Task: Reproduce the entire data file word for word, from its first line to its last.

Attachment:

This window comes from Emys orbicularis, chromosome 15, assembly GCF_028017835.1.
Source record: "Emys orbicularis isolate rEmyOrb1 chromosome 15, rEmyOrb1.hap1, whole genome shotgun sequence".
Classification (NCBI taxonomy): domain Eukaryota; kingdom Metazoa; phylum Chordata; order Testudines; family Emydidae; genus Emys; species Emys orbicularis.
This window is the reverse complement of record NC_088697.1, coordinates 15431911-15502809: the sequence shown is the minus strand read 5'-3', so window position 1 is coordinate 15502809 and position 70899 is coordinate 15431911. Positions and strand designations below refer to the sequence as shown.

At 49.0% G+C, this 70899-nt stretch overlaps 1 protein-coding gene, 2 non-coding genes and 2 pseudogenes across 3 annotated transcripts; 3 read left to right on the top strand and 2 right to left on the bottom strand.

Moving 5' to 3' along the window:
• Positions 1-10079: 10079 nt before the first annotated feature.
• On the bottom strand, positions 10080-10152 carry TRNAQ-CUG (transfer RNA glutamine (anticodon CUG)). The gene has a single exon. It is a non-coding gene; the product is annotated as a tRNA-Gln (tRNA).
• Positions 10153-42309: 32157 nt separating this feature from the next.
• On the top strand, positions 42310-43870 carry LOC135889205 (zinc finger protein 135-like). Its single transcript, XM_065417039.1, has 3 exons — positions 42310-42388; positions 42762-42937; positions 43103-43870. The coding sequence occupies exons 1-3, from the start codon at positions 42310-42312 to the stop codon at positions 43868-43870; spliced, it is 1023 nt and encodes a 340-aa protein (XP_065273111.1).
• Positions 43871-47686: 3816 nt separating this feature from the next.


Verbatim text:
This window comes from Emys orbicularis, chromosome 15, assembly GCF_028017835.1.
Source record: "Emys orbicularis isolate rEmyOrb1 chromosome 15, rEmyOrb1.hap1, whole genome shotgun sequence".
Classification (NCBI taxonomy): domain Eukaryota; kingdom Metazoa; phylum Chordata; order Testudines; family Emydidae; genus Emys; species Emys orbicularis.
This window is the reverse complement of record NC_088697.1, coordinates 15431911-15502809: the sequence shown is the minus strand read 5'-3', so window position 1 is coordinate 15502809 and position 70899 is coordinate 15431911. Positions and strand designations below refer to the sequence as shown.

At 49.0% G+C, this 70899-nt stretch overlaps 1 protein-coding gene, 2 non-coding genes and 2 pseudogenes across 3 annotated transcripts; 3 read left to right on the top strand and 2 right to left on the bottom strand.

Moving 5' to 3' along the window:
• Positions 1-10079: 10079 nt before the first annotated feature.
• On the bottom strand, positions 10080-10152 carry TRNAQ-CUG (transfer RNA glutamine (anticodon CUG)). The gene has a single exon. It is a non-coding gene; the product is annotated as a tRNA-Gln (tRNA).
• Positions 10153-42309: 32157 nt separating this feature from the next.
• On the top strand, positions 42310-43870 carry LOC135889205 (zinc finger protein 135-like). Its single transcript, XM_065417039.1, has 3 exons — positions 42310-42388; positions 42762-42937; positions 43103-43870. The coding sequence occupies exons 1-3, from the start codon at positions 42310-42312 to the stop codon at positions 43868-43870; spliced, it is 1023 nt and encodes a 340-aa protein (XP_065273111.1).
• Positions 43871-47686: 3816 nt separating this feature from the next.